I have just been laid off. Can I use my 401(k) for living expenses now and report it as income next year?

By Denise Appleby AAA
A:

Any amounts withdrawn from your 401(k) plan must be treated as ordinary income for the year the amount is distributed from your 401(k) account. Consider the following:

  • If any portion of the withdrawal is rollover eligible, the plan administrator must withhold 20% for federal taxes if the amount is paid to you instead of being processed as a direct rollover. State tax withholding may also apply.
  • If you want to avoid the mandatory federal (and if applicable, state) tax withholding, you should have the amount processed as a direct rollover to a Traditional IRA and then take the distribution from the traditional IRA where you can waive withholding. However, you may want to check with your tax professional for assistance with determining whether you should have taxes withheld to satisfy any requirements for paying estimated taxes.
  • As you may already know, withdrawing from your retirement plan should be a last resort, as you not only reduce the amount in your nest egg, but you also lose the benefit of having the amounts continue to accrue earnings on a tax-deferred basis. The impact can be quite significant and could put you behind with your retirement program.
  • If you have no option but to withdraw amounts from your retirement account, you can roll over the amount within 60 days of receiving the check.
  • You may be eligible for unemployment insurance in your state. See the Department of Labor's website for details. This could provide sufficient income until you find another job and negate the need to tap into your 401(k) plan.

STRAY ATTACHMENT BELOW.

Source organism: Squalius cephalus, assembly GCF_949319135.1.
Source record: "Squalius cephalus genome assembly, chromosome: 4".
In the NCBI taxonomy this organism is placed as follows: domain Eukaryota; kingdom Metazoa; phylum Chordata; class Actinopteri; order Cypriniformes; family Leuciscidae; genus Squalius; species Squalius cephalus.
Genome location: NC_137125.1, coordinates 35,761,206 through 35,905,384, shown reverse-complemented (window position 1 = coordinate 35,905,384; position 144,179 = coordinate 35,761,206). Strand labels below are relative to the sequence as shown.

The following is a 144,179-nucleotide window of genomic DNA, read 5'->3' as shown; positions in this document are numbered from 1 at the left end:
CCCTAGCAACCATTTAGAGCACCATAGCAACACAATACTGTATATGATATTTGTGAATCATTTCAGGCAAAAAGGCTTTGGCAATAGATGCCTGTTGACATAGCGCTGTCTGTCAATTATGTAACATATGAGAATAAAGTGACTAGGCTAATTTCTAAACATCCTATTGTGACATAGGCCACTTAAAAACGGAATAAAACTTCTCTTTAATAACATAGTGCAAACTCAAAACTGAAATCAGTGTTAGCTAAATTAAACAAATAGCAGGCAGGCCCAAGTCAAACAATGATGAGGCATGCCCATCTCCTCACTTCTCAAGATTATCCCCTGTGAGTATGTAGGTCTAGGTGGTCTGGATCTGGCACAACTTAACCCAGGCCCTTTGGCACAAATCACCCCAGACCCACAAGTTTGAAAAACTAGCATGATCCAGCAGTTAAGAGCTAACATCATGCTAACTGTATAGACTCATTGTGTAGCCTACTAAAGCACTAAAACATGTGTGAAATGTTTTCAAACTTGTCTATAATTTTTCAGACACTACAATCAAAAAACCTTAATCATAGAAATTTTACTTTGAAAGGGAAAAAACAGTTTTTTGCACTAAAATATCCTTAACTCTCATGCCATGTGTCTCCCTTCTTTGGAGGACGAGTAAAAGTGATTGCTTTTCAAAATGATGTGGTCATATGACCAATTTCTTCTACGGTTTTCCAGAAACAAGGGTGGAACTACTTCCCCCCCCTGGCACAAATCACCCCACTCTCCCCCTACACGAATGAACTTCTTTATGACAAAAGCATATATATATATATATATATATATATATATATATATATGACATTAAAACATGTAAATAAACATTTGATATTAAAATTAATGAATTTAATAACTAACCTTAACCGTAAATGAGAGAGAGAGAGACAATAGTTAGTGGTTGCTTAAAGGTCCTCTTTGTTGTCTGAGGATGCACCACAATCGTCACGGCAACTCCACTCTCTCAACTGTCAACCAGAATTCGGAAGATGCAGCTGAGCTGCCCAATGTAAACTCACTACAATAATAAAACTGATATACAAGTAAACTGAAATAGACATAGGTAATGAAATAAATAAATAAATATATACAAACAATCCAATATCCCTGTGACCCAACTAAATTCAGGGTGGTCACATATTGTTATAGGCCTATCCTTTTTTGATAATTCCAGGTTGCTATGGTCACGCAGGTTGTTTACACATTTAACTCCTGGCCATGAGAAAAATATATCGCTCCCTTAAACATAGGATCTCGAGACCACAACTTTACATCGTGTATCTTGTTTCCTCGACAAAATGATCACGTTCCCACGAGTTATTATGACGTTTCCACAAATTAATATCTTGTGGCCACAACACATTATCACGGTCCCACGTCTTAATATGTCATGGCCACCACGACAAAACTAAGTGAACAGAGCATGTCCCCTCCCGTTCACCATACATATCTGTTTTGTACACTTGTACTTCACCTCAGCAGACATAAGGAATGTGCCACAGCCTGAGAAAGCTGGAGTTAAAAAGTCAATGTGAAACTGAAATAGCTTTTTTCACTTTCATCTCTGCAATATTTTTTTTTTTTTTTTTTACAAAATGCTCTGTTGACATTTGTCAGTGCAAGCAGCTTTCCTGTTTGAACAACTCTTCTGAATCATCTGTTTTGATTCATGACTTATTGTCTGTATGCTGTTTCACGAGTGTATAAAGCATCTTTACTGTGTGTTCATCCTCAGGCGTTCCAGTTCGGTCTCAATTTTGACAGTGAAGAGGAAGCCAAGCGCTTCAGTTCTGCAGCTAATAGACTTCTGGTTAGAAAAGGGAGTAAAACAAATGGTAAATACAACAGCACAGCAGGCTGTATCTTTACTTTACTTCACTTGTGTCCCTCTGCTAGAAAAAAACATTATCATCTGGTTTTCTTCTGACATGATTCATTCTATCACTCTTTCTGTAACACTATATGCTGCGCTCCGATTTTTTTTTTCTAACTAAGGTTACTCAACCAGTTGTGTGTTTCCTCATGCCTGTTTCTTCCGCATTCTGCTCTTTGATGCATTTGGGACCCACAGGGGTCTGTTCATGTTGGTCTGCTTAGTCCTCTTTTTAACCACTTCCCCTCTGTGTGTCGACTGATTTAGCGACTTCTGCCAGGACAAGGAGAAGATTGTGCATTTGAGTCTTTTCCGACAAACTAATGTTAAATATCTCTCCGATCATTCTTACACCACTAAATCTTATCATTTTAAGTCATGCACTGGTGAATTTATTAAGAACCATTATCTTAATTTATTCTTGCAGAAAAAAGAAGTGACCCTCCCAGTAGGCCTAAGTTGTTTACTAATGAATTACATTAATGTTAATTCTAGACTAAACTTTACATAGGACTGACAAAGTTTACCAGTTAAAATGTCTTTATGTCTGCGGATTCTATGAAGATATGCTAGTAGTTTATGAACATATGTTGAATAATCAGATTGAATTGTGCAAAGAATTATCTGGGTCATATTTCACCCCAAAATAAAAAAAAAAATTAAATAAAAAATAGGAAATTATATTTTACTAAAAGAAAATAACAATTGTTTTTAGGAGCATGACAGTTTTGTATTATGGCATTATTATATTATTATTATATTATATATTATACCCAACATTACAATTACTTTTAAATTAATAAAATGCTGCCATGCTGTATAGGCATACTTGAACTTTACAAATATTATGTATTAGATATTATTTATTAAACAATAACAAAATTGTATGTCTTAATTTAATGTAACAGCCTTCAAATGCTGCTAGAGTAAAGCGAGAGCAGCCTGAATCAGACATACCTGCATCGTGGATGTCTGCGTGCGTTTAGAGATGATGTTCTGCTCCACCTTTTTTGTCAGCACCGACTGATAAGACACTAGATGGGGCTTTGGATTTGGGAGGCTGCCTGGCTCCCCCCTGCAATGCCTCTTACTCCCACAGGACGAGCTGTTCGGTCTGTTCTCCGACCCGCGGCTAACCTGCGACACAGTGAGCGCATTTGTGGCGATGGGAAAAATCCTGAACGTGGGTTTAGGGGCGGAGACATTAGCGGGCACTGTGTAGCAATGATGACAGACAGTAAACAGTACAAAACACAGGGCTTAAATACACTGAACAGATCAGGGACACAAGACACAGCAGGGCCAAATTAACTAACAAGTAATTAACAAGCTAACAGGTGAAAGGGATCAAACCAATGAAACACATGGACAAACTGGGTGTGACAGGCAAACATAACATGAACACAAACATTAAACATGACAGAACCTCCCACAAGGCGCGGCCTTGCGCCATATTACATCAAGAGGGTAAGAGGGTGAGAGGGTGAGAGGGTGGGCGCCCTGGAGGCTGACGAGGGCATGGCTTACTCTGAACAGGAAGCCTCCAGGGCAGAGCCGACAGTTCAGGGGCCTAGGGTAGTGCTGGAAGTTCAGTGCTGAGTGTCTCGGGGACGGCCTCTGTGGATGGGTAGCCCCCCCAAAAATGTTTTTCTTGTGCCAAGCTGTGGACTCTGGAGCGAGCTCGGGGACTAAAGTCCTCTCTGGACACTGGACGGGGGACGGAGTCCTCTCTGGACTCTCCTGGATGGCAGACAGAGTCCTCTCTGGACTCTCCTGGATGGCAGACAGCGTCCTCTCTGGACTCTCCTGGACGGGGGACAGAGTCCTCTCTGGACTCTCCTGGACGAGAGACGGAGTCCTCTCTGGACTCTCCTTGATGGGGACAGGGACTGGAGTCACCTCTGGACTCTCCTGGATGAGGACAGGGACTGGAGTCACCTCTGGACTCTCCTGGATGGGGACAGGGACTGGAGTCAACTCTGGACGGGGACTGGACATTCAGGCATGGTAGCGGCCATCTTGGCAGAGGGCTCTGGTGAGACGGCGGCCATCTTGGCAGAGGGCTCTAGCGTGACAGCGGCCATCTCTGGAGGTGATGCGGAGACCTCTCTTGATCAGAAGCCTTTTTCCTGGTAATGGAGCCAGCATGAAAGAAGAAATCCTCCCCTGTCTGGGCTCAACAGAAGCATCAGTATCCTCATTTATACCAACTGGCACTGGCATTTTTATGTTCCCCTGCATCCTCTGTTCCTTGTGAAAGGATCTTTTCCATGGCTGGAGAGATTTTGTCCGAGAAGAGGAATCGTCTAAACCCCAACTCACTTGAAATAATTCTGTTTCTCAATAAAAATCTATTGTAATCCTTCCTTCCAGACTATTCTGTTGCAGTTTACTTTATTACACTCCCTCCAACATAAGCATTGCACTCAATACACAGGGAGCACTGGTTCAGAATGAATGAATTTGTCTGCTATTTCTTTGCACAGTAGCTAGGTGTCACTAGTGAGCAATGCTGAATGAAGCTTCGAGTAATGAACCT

You may want to talk to a retirement/financial counselor for some additional financial guidance.

This question was answered by Denise Appleby
(Contact Denise)

RELATED FAQS

  1. Who is exempt from paying Social Security taxes?

    Learn about the groups of people who qualify for exemption from Social Security taxes, and explore the process of applying ...
  2. What is the difference between a fixed and variable annuity?

    Understand the difference between fixed, variable and indexed annuities, and read a brief summary of their respective risks ...
  3. What are the best ways to lower my taxable income?

    Paying taxes is an unavoidable obligation each year, but individuals and business owners can take advantage of various strategies ...
  4. How does the Canada Pension Plan (CPP) work, and what asset mix does it hold?

    Learn the difference between a chartered financial analyst and the Canadian pension plan. Explore Canadian retirement options ...
RELATED TERMS
  1. Senior Move Manager

    Senior move managers (SMMs) help seniors downsize and relocate ...
  2. Medigap

    Also called Medicare Supplement Insurance, Medigap is health ...
  3. Elder Care

    Elder care, sometimes called elderly care, refers to services ...
  4. Eligible Transfer

    An IRS-allowed movement of assets into or out of an individual ...
  5. Death Master File (DMF)

    Also known as Social Security Death Index. A list of people whose ...
  6. Leveraged Benefits

    The use – by a business owner or professional practitioner – ...

You May Also Like

Related Articles
  1. Professionals

    Just Retired? No Better Time for a Second ...

  2. Professionals

    When Your Client's Retirement is Around ...

  3. Professionals

    A New Wake-up Call for Savers

  4. Professionals

    Retirement Bliss? Not So fast: When ...

  5. Professionals

    Multiple Accounts? Here's How to Calculate ...

Trading Center